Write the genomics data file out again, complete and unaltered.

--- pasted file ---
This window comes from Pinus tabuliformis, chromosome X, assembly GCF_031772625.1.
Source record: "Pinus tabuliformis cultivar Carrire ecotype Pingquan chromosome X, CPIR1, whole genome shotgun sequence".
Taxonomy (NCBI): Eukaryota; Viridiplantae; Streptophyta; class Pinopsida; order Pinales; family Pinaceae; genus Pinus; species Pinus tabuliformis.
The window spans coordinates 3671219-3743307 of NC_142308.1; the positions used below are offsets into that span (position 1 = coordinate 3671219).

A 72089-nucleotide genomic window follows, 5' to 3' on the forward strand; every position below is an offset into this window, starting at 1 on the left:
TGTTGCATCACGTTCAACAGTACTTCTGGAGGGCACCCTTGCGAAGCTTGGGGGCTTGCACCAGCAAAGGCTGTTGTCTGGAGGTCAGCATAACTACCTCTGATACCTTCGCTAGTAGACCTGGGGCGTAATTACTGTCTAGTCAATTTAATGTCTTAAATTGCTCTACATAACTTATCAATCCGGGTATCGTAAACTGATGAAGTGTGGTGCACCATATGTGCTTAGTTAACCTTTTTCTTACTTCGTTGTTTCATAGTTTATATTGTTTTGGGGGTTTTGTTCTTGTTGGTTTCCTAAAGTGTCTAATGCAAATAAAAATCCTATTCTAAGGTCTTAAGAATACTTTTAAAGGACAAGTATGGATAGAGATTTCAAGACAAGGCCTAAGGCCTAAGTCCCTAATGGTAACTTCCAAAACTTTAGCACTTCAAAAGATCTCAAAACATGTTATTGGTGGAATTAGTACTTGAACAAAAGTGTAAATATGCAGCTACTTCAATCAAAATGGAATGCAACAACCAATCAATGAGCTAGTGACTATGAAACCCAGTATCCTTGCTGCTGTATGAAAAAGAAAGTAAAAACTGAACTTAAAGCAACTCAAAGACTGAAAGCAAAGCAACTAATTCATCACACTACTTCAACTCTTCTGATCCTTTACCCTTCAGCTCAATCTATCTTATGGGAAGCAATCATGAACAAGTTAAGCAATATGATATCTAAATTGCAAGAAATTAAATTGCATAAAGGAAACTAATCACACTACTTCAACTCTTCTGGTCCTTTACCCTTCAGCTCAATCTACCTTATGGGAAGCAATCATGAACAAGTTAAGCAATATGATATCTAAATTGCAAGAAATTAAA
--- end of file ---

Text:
This window comes from Pinus tabuliformis, chromosome X, assembly GCF_031772625.1.
Source record: "Pinus tabuliformis cultivar Carrire ecotype Pingquan chromosome X, CPIR1, whole genome shotgun sequence".
Taxonomy (NCBI): Eukaryota; Viridiplantae; Streptophyta; class Pinopsida; order Pinales; family Pinaceae; genus Pinus; species Pinus tabuliformis.
The window spans coordinates 3671219-3743307 of NC_142308.1; the positions used below are offsets into that span (position 1 = coordinate 3671219).

A 72089-nucleotide genomic window follows, 5' to 3' on the forward strand; every position below is an offset into this window, starting at 1 on the left:
TGTTGCATCACGTTCAACAGTACTTCTGGAGGGCACCCTTGCGAAGCTTGGGGGCTTGCACCAGCAAAGGCTGTTGTCTGGAGGTCAGCATAACTACCTCTGATACCTTCGCTAGTAGACCTGGGGCGTAATTACTGTCTAGTCAATTTAATGTCTTAAATTGCTCTACATAACTTATCAATCCGGGTATCGTAAACTGATGAAGTGTGGTGCACCATATGTGCTTAGTTAACCTTTTTCTTACTTCGTTGTTTCATAGTTTATATTGTTTTGGGGGTTTTGTTCTTGTTGGTTTCCTAAAGTGTCTAATGCAAATAAAAATCCTATTCTAAGGTCTTAAGAATACTTTTAAAGGACAAGTATGGATAGAGATTTCAAGACAAGGCCTAAGGCCTAAGTCCCTAATGGTAACTTCCAAAACTTTAGCACTTCAAAAGATCTCAAAACATGTTATTGGTGGAATTAGTACTTGAACAAAAGTGTAAATATGCAGCTACTTCAATCAAAATGGAATGCAACAACCAATCAATGAGCTAGTGACTATGAAACCCAGTATCCTTGCTGCTGTATGAAAAAGAAAGTAAAAACTGAACTTAAAGCAACTCAAAGACTGAAAGCAAAGCAACTAATTCATCACACTACTTCAACTCTTCTGATCCTTTACCCTTCAGCTCAATCTATCTTATGGGAAGCAATCATGAACAAGTTAAGCAATATGATATCTAAATTGCAAGAAATTAAATTGCATAAAGGAAACTAATCACACTACTTCAACTCTTCTGGTCCTTTACCCTTCAGCTCAATCTACCTTATGGGAAGCAATCATGAACAAGTTAAGCAATATGATATCTAAATTGCAAGAAATTAAA